Archive for the “1948” Category


January 1, 2009
Netflix DVD
93 Minutes — December 13, 1949
Crime / Drama
Vittorio De Sica
#14 They Shoot Pictures Don’t They Top 1000 Films Of All Time

“Solo Filmschool” movies are those on the big list of the 1000 best films of all time, which the crew over at TSPDT keeps track of and updates from time to time. The current version is from January 2010. My plan is to work my way down the list, watching all of them on DVD (if available), regardless of how slow-moving, or out of date they might appear at first. If a highly-regarded and serious film class is not available where you live, you could do a lot worse than using this list as a jumping off point.

An Italian workman, long unemployed, is robbed of the bicycle he needs for his new job, and he and his small son search Rome for it.

The story could scarcely be simpler. A man (Antonio Ricci), out of work for a year is finally offered the job of poster-hanger. The only catch: he needs to use a bike at his job. Unfortunately, his bicycle is in a pawn shop, where he put it to get money for living expenses. When he tells his wife his dilemma, she wordlessly takes the sheets off their bed and heads down to the pawnshop for the exchange. That evening, his adoring young son, Bruno (you could spend the whole film watching him watch his father) cleans it and oils it. He knows every inch of it. The next morning, the whole family is excited. The man in his new uniform; the wife proudly packs his lunch; Bruno is happy to ride on the handlebars to his own job where his father promises to pick him up that evening.

Antonio’s job is to hang posters of Rita Hayworth. He is taught how and then sent on his way. Within minutes, a group of men watch him for awhile, and then one of them takes off on the bike while the others misdirect Antonio who chases the wrong man. 15 minutes of film time has passed. The rest of the movie is taken up with the man’s quest to find and reclaim his bicycle. He enlists friends to help him look in the usual marketplaces. He consults with a psychic. He threatens and follows people. He is in the middle of Rome–his chances are not good.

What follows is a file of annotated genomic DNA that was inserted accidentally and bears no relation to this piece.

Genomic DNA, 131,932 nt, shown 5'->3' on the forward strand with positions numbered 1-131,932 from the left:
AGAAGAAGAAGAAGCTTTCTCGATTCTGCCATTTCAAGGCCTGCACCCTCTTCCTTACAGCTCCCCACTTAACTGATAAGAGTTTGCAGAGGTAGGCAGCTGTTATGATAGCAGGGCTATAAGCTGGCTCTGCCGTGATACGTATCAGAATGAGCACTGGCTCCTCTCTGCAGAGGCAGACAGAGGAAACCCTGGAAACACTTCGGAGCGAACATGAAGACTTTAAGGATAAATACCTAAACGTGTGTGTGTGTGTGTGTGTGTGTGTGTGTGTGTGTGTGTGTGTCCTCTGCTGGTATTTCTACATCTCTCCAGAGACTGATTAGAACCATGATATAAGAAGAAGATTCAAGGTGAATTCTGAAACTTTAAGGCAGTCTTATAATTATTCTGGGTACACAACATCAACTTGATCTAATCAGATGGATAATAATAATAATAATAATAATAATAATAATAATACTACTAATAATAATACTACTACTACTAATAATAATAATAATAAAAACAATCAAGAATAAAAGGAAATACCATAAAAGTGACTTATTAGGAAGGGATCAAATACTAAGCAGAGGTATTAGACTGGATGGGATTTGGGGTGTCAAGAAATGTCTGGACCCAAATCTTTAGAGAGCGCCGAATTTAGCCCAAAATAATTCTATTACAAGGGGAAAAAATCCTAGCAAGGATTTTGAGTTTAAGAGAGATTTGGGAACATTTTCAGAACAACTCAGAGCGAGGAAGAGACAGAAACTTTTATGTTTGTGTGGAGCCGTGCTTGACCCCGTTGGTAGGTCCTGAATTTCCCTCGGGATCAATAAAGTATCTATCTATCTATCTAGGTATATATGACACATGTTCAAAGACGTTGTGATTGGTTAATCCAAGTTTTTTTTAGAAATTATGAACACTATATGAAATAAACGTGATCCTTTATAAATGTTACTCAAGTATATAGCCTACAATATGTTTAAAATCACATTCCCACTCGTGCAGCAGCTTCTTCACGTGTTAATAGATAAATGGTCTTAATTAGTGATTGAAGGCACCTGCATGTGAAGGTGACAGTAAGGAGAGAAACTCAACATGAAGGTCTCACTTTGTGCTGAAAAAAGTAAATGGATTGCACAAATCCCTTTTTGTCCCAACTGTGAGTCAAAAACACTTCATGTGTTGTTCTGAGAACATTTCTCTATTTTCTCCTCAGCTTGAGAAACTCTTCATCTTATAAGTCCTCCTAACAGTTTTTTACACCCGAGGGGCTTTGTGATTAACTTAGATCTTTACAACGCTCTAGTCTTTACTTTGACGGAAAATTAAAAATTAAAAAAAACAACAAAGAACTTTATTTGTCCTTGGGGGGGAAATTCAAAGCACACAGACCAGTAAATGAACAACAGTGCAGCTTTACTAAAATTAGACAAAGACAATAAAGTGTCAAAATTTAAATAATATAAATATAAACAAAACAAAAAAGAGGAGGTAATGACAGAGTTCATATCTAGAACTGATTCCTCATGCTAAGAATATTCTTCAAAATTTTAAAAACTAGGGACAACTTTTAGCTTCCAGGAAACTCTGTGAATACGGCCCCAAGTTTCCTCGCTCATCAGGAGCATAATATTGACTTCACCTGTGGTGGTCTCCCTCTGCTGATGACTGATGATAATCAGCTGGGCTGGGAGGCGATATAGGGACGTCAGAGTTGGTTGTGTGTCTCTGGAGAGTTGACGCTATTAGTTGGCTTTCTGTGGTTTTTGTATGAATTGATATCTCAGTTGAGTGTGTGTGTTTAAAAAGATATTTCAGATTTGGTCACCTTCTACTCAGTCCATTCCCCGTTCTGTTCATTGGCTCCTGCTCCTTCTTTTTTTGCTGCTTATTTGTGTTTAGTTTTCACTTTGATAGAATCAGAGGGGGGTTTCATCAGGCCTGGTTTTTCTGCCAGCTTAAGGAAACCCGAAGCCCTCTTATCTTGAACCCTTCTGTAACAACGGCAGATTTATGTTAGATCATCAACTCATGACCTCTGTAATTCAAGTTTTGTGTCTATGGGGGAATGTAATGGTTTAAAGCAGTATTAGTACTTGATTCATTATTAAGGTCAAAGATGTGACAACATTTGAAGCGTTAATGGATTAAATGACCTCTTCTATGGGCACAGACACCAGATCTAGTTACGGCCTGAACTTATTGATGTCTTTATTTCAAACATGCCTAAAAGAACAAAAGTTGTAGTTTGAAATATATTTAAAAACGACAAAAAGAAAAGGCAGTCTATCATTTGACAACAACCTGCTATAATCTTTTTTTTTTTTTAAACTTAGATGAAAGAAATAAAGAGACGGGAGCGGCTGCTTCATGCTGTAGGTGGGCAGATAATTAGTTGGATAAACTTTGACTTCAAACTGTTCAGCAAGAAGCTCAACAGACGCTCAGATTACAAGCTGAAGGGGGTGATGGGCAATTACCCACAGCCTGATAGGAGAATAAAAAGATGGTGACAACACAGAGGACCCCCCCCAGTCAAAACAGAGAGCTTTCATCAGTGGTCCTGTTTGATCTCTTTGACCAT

The story of the film is not the important part. It’s as if non-professional actors are appearing in a documentary about a bicycle theft, not a fictional story about a man’s lost bicycle. The difference is important. The townspeople Antonio comes into contact with don’t have an acting bone in their bodies and therefore the impact is much greater. We go into a church for Sunday services and it’s like we’re disturbing the worshipers while our protagonist is there. A rainstorm hits and we hide under an awning along with the rest of the neighborhood.

It’s hard to find a modern-day equivalent of the importance of this man’s lost bicycle. He will lose his job without it. His joy at finally having work that morning is dashed by noontime. The unconditional love of his son (looking like a ten-year-old Bruno Kirby) is something to behold. No trained child actor spends as much time looking into his father’s face as this boy. He walks at the same pace as his movie father, he checks the man’s face for understanding every few seconds, he makes sure it was okay to partake in a bit of wine at a cafe, and the look on his face in the last 5 minutes of the film is heartbreaking. I may never forget the boy.

THE BICYCLE THIEF is not an uplifting drama. But it shows us post-war Italy in a very specific way. We are in specific neighborhoods populated by specific people. We feel for this specific man and his world. Almost in spite of myself, and the hangdog expression of our protagonist, I found myself not only caring deeply about what happened to him, but feeling like I knew him and, more importantly, felt for him. I wanted him to get his bicycle back. I wanted to shout at the people acting as obstacles–those who didn’t believe his story or realize its importance. The survival of his family is at stake–this is no simple “find the toy for the sad man”. I wondered what I would do in the same situation. How long could I hold on to my dignity? What if my young son was watching my every move?

I was reminded thematically of WENDY AND LUCY about the woman and her dog who breakdown in a small Oregon town.

This film is rightly considered one of the best of all time. You’ll be sucked into its dreamlike pace and its documentary feel.

ON: Screenplay

“The epitome of Italian neo-realism, the slight human drama is developed so that it has all the force of King Lear, and both the acting and the backgrounds are vividly compelling” — Halliwell’s Film Guide 2008.

**** Halliwell’s
**** Ebert
**** Maltin
A–Tobias, The Onion
8.4 IMDB #106 All Time

The Bicycle Thief @ Amazon


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Written by Michael W. Cummins